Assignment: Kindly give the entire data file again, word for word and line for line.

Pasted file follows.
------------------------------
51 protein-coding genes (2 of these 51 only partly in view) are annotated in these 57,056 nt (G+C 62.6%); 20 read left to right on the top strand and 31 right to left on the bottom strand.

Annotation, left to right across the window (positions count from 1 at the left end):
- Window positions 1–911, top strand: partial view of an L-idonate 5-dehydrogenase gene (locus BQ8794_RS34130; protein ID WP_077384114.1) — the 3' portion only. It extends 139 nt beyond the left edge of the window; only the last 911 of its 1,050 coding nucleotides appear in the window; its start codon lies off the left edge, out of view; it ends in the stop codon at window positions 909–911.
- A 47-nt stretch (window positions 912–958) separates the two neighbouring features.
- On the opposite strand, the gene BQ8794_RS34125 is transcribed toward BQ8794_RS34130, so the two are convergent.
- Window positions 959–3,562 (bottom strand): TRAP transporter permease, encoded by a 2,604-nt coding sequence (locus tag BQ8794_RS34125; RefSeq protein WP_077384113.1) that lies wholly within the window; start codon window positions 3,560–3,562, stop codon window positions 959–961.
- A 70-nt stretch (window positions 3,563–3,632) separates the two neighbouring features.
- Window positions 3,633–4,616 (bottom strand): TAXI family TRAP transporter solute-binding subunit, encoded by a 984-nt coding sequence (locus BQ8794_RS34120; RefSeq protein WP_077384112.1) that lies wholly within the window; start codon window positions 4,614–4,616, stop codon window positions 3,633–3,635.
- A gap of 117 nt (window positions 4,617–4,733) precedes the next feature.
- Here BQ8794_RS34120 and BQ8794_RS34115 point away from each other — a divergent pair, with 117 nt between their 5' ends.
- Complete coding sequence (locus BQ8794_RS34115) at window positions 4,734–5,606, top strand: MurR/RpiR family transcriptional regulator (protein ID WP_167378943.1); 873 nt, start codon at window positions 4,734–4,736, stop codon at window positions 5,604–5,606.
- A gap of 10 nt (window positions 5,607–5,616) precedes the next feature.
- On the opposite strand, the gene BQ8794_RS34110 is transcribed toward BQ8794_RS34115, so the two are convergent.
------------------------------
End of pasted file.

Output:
51 protein-coding genes (2 of these 51 only partly in view) are annotated in these 57,056 nt (G+C 62.6%); 20 read left to right on the top strand and 31 right to left on the bottom strand.

Annotation, left to right across the window (positions count from 1 at the left end):
- Window positions 1–911, top strand: partial view of an L-idonate 5-dehydrogenase gene (locus BQ8794_RS34130; protein ID WP_077384114.1) — the 3' portion only. It extends 139 nt beyond the left edge of the window; only the last 911 of its 1,050 coding nucleotides appear in the window; its start codon lies off the left edge, out of view; it ends in the stop codon at window positions 909–911.
- A 47-nt stretch (window positions 912–958) separates the two neighbouring features.
- On the opposite strand, the gene BQ8794_RS34125 is transcribed toward BQ8794_RS34130, so the two are convergent.
- Window positions 959–3,562 (bottom strand): TRAP transporter permease, encoded by a 2,604-nt coding sequence (locus tag BQ8794_RS34125; RefSeq protein WP_077384113.1) that lies wholly within the window; start codon window positions 3,560–3,562, stop codon window positions 959–961.
- A 70-nt stretch (window positions 3,563–3,632) separates the two neighbouring features.
- Window positions 3,633–4,616 (bottom strand): TAXI family TRAP transporter solute-binding subunit, encoded by a 984-nt coding sequence (locus BQ8794_RS34120; RefSeq protein WP_077384112.1) that lies wholly within the window; start codon window positions 4,614–4,616, stop codon window positions 3,633–3,635.
- A gap of 117 nt (window positions 4,617–4,733) precedes the next feature.
- Here BQ8794_RS34120 and BQ8794_RS34115 point away from each other — a divergent pair, with 117 nt between their 5' ends.
- Complete coding sequence (locus BQ8794_RS34115) at window positions 4,734–5,606, top strand: MurR/RpiR family transcriptional regulator (protein ID WP_167378943.1); 873 nt, start codon at window positions 4,734–4,736, stop codon at window positions 5,604–5,606.
- A gap of 10 nt (window positions 5,607–5,616) precedes the next feature.
- On the opposite strand, the gene BQ8794_RS34110 is transcribed toward BQ8794_RS34115, so the two are convergent.